Forests underpin life on Earth. Globally, around 2.4 billion people or one third of the entire human population depend directly on forests for wood for cooking their daily meals. And we all depend on forests in less tangible ways to provide the services that support life such as food, oxygen and pollination. Forested watersheds provide three quarters of accessible freshwater, and forests can provide 30% of the greenhouse gas mitigation required by 2030 to keep global warming to below 2%. We need to find sustainable ways to manage forests, more urgently than ever, to nurture rather than undermine the life-supporting services that forests provide and on which life on this planet depends – services that will play a key role in our resilience during and after the Covid-19 pandemic by supporting life and livelihoods in so many different ways.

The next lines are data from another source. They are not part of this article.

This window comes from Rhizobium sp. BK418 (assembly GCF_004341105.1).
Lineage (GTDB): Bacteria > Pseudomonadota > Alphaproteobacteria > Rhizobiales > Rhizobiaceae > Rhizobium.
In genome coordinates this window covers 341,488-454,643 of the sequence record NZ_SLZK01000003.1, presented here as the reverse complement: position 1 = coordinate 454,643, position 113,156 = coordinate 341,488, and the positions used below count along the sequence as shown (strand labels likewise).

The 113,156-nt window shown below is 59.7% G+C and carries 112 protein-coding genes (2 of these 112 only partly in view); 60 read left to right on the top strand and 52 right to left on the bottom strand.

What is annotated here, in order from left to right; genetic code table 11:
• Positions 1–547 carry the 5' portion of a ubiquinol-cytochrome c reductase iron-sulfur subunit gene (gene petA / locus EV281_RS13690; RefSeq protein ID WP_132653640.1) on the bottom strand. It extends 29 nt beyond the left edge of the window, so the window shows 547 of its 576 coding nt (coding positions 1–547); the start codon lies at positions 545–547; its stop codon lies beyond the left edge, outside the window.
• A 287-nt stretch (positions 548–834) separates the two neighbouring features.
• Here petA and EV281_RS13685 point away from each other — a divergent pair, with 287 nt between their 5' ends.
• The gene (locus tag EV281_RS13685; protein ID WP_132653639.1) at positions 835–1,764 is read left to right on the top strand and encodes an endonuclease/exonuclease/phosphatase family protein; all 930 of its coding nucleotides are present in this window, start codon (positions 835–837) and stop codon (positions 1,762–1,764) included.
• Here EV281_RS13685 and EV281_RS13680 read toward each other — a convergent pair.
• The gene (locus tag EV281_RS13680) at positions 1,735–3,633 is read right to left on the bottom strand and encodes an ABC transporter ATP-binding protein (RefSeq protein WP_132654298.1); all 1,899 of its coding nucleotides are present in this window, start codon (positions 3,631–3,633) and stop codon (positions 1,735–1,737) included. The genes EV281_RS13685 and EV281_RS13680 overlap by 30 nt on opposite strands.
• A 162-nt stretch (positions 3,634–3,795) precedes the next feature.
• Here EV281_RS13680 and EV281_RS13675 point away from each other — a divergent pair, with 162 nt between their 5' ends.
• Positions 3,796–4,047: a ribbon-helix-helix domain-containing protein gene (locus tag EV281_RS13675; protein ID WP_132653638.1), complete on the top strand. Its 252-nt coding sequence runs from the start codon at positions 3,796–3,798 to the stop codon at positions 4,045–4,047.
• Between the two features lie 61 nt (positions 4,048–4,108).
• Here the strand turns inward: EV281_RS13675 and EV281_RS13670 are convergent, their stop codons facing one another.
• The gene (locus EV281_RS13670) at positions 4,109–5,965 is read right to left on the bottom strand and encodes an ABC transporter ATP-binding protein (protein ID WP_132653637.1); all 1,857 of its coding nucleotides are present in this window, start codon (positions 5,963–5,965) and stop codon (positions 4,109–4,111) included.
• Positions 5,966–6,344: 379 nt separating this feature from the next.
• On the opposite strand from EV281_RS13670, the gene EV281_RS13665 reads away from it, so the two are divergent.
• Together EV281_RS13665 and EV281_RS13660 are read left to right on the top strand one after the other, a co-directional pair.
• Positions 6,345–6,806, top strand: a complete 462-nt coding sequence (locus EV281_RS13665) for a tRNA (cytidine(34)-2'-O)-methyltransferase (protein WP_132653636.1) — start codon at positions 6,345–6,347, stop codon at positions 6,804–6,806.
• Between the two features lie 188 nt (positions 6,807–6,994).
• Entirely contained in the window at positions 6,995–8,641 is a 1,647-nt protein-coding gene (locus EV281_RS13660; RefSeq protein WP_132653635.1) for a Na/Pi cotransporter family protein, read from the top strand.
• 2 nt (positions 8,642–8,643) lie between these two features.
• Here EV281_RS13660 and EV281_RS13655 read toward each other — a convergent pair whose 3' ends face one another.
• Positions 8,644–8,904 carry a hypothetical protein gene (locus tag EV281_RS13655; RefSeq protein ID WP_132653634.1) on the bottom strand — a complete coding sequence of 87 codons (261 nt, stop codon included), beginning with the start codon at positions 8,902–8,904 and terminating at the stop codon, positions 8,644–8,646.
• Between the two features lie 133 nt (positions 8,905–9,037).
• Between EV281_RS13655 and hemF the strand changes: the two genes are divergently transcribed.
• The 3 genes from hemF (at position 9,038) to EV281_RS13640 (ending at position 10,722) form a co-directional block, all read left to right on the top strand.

But to do so in a targeted manner, we need to understand the status of our forests. In mid-May 2020, the Key Findings of the Global Forest Resources Assessment were published, quantifying the global trends in terms of forest extent and rates of loss. This enables us to gauge how effective efforts made so far have been, and how far we still have to go to secure forests and their ecosystem services for current and future generations.
To read the full story, visit UN-REDD.org.